The Verdict Review
Sidney Lumet's first film was the classic jury-room drama Twelve Angry Men so it seems appropriate that one of his best later works should have been a courtroom drama. The Verdict is a riveting example of the genre at its best and, although it is flawed in certain respects, it works both as a suspenseful trial movie and an intelligent, beautifully performed character study.
The hero, for want of a better word, is Frank Galvin (Newman), a once promising attorney whose principled stand against a colleague's attempts at jury tampering led to his being framed and nearly disbarred. In the past three years he has worked on only four cases and he managed to lose all of them. Descending into a comforting haze of self-pity and alcohol, Galvin thinks that his life is effectively over. But, and this is the formulaic bit, just as he thinks it's time to quit, his old friend Mickey Morrissey offers him the chance to get back into the ring with what he sees as a sure-fire winner - a medical malpractice suit involving a woman who went in to have her baby and ended up dead through the delivery of the wrong anaesthetic. The hospital, St Catherine's in Boston, is run by the Archdiocese , and they are keen for a quick settlement with minimum publicity. Galvin is initially willing to settle, and the sisters family want to move out West with the money, but his visit to the victim's hospital bed awakens something deep inside him, a sense of humanity and an outrage at injustice, that prevents him from compromising, so he rejects the offer and insists on going to trial.
As Time Out suggested in their 1983 review, this is basically Rocky goes to court, but that's not necessarily a bad thing. In Rocky, Stallone created one of the great modern myths, and Lumet's film builds on this feel-good plot with a depth of characterisation that is rare even in the courtroom drama. Galvin is a marvellous character; flawed, vulnerable and often unsympathetic, but with a flame of decency that makes him a worthy successor to Lumet's other great late-20th century anti-heroes like Serpico, Max Schumacher and, of course, Sonny in Dog Day Afternoon. One of Lumet's favourite themes, the individual fighting the vipers of the establishment, comes into focus again in The Verdict. Galvin is not just up against the doctors, he is fighting the authorities of the Catholic Church who are not about to admit that a patient died in one of their hospitals through the negligence of their staff. The Church is represented both by the smoothly hypocritical Bishop (Edward Binns) and the awesomely powerful, witty and elegant attorney Ed Concannon, played by James Mason. Mason was rarely better than he is here, dripping a sort of poisonous charm as he coaches his star witness and casually patronises Galvin, whom he feels is unworthy to oppose him. This kind of acting opposition rouses Paul Newman to give one of his greatest performances, some of the best work he has ever done. Galvin is a dream for any actor and Newman revels in the chance to play alcoholic and unsympathetic for once. He doesn't try to make Galvin some kind of saint, nor does he soft-pedal the alcoholic bouts of self-hatred which make the character so difficult to like. That we do empathise with him, despite everything, is down to Newman's power as an actor and the sheer magnetism of his screen presence. When he's on screen with another strong actor, whether it's Mason or the excellent Jack Warden, he raises his game and the results are electrifying.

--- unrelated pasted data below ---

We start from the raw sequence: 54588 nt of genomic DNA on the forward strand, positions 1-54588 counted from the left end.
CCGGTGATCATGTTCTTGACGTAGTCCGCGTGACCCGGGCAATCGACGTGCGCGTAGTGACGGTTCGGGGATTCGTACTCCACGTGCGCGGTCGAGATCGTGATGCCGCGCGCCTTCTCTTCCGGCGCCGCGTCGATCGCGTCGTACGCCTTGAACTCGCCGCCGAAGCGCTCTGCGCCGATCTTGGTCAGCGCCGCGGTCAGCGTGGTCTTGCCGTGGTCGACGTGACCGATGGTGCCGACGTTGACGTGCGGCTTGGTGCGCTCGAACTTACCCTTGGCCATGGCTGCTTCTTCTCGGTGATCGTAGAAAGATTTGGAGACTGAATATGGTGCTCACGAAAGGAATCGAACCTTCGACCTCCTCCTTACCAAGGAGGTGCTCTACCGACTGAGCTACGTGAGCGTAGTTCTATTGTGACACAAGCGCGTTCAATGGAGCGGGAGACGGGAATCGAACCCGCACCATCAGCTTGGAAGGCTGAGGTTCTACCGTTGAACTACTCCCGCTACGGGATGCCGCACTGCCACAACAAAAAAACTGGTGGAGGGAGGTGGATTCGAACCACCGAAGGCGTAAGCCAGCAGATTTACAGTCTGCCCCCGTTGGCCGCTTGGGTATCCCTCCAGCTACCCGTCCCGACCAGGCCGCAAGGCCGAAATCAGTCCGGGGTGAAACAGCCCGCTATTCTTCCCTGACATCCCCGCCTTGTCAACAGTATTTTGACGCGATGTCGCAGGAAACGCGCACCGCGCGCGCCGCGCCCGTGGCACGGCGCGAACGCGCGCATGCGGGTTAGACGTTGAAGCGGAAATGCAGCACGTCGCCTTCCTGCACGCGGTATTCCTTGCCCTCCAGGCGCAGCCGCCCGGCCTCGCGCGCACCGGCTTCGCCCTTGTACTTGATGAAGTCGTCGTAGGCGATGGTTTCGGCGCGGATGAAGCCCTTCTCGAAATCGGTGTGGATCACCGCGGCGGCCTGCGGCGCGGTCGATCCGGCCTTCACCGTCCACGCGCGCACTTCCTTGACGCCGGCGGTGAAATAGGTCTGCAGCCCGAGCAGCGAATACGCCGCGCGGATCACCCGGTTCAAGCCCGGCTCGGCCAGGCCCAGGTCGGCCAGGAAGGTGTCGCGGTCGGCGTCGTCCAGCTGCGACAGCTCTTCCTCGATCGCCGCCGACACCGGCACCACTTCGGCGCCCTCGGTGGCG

The actual courtroom plot tends to drag a bit and it's only in the last forty minutes or so that we get into the trial. Even then, Lumet tends to chop it up into brief segments so the viewer doesn't get chance to become engrossed in the courtroom theatricals. This is a little puzzling until you realise that he's not very interested in the trial anyway - David Mamet's script originally finished before the verdict itself - and that this is basically a character study of Frank Galvin in which the trial is incidental. Even during the trial, the best scenes are those in which Galvin goes up against the deeply prejudiced judge (O'Shea). One moment, when he finally explodes at the unfairness of the judge's asking the witnesses questions and 'losing my case for me', is a real stand-up-and-cheer scene - "You push me into court five days early, I lose my star witness, I can't get a continuance and, y'know what, I don't care".